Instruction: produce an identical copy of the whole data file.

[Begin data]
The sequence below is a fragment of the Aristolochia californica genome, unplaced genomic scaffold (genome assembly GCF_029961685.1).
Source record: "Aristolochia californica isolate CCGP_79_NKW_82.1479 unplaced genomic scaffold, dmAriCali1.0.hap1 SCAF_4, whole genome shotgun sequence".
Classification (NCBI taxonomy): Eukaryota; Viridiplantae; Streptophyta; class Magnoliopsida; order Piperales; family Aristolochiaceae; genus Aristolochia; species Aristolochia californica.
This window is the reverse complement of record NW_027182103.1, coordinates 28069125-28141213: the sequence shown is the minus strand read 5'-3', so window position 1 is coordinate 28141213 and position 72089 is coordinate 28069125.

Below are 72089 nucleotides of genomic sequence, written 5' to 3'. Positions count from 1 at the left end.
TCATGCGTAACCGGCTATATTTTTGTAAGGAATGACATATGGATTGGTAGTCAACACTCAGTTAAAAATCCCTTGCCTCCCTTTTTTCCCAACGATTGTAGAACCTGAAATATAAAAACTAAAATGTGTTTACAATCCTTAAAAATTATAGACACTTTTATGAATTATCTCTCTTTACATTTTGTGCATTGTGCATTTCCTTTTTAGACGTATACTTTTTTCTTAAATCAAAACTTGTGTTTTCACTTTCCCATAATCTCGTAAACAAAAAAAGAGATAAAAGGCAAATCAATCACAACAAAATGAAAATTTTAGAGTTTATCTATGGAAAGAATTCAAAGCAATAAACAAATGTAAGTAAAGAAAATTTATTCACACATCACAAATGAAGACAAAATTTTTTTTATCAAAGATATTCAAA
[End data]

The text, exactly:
The sequence below is a fragment of the Aristolochia californica genome, unplaced genomic scaffold (genome assembly GCF_029961685.1).
Source record: "Aristolochia californica isolate CCGP_79_NKW_82.1479 unplaced genomic scaffold, dmAriCali1.0.hap1 SCAF_4, whole genome shotgun sequence".
Classification (NCBI taxonomy): Eukaryota; Viridiplantae; Streptophyta; class Magnoliopsida; order Piperales; family Aristolochiaceae; genus Aristolochia; species Aristolochia californica.
This window is the reverse complement of record NW_027182103.1, coordinates 28069125-28141213: the sequence shown is the minus strand read 5'-3', so window position 1 is coordinate 28141213 and position 72089 is coordinate 28069125.

Below are 72089 nucleotides of genomic sequence, written 5' to 3'. Positions count from 1 at the left end.
TCATGCGTAACCGGCTATATTTTTGTAAGGAATGACATATGGATTGGTAGTCAACACTCAGTTAAAAATCCCTTGCCTCCCTTTTTTCCCAACGATTGTAGAACCTGAAATATAAAAACTAAAATGTGTTTACAATCCTTAAAAATTATAGACACTTTTATGAATTATCTCTCTTTACATTTTGTGCATTGTGCATTTCCTTTTTAGACGTATACTTTTTTCTTAAATCAAAACTTGTGTTTTCACTTTCCCATAATCTCGTAAACAAAAAAAGAGATAAAAGGCAAATCAATCACAACAAAATGAAAATTTTAGAGTTTATCTATGGAAAGAATTCAAAGCAATAAACAAATGTAAGTAAAGAAAATTTATTCACACATCACAAATGAAGACAAAATTTTTTTTATCAAAGATATTCAAA